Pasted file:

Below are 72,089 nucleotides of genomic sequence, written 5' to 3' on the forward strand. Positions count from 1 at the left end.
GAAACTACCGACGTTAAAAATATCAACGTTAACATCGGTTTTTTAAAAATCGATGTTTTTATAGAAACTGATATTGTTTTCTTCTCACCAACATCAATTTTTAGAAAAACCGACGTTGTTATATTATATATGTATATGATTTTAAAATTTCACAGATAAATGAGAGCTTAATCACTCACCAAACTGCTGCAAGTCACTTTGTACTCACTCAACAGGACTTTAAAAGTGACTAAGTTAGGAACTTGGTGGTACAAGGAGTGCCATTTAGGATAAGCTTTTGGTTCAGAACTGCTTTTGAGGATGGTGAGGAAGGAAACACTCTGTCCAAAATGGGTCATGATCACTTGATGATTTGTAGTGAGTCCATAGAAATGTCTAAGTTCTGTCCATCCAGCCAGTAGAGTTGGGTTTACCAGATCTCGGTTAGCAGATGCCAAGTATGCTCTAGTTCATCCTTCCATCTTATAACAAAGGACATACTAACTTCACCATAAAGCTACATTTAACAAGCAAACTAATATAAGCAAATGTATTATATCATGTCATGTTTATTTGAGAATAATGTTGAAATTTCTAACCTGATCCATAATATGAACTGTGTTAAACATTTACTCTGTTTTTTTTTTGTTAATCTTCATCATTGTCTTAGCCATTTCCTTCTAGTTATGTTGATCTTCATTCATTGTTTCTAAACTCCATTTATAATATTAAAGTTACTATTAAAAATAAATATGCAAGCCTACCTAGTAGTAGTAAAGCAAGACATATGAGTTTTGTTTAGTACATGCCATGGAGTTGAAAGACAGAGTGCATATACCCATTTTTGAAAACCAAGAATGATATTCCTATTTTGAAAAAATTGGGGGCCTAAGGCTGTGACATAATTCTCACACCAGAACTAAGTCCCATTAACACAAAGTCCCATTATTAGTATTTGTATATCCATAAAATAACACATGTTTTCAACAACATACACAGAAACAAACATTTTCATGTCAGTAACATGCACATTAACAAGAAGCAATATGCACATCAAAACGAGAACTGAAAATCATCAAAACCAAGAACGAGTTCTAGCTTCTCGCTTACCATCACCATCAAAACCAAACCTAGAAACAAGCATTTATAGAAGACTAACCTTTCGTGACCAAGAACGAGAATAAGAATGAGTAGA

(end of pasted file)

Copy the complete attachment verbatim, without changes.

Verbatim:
Below are 72,089 nucleotides of genomic sequence, written 5' to 3' on the forward strand. Positions count from 1 at the left end.
GAAACTACCGACGTTAAAAATATCAACGTTAACATCGGTTTTTTAAAAATCGATGTTTTTATAGAAACTGATATTGTTTTCTTCTCACCAACATCAATTTTTAGAAAAACCGACGTTGTTATATTATATATGTATATGATTTTAAAATTTCACAGATAAATGAGAGCTTAATCACTCACCAAACTGCTGCAAGTCACTTTGTACTCACTCAACAGGACTTTAAAAGTGACTAAGTTAGGAACTTGGTGGTACAAGGAGTGCCATTTAGGATAAGCTTTTGGTTCAGAACTGCTTTTGAGGATGGTGAGGAAGGAAACACTCTGTCCAAAATGGGTCATGATCACTTGATGATTTGTAGTGAGTCCATAGAAATGTCTAAGTTCTGTCCATCCAGCCAGTAGAGTTGGGTTTACCAGATCTCGGTTAGCAGATGCCAAGTATGCTCTAGTTCATCCTTCCATCTTATAACAAAGGACATACTAACTTCACCATAAAGCTACATTTAACAAGCAAACTAATATAAGCAAATGTATTATATCATGTCATGTTTATTTGAGAATAATGTTGAAATTTCTAACCTGATCCATAATATGAACTGTGTTAAACATTTACTCTGTTTTTTTTTTGTTAATCTTCATCATTGTCTTAGCCATTTCCTTCTAGTTATGTTGATCTTCATTCATTGTTTCTAAACTCCATTTATAATATTAAAGTTACTATTAAAAATAAATATGCAAGCCTACCTAGTAGTAGTAAAGCAAGACATATGAGTTTTGTTTAGTACATGCCATGGAGTTGAAAGACAGAGTGCATATACCCATTTTTGAAAACCAAGAATGATATTCCTATTTTGAAAAAATTGGGGGCCTAAGGCTGTGACATAATTCTCACACCAGAACTAAGTCCCATTAACACAAAGTCCCATTATTAGTATTTGTATATCCATAAAATAACACATGTTTTCAACAACATACACAGAAACAAACATTTTCATGTCAGTAACATGCACATTAACAAGAAGCAATATGCACATCAAAACGAGAACTGAAAATCATCAAAACCAAGAACGAGTTCTAGCTTCTCGCTTACCATCACCATCAAAACCAAACCTAGAAACAAGCATTTATAGAAGACTAACCTTTCGTGACCAAGAACGAGAATAAGAATGAGTAGA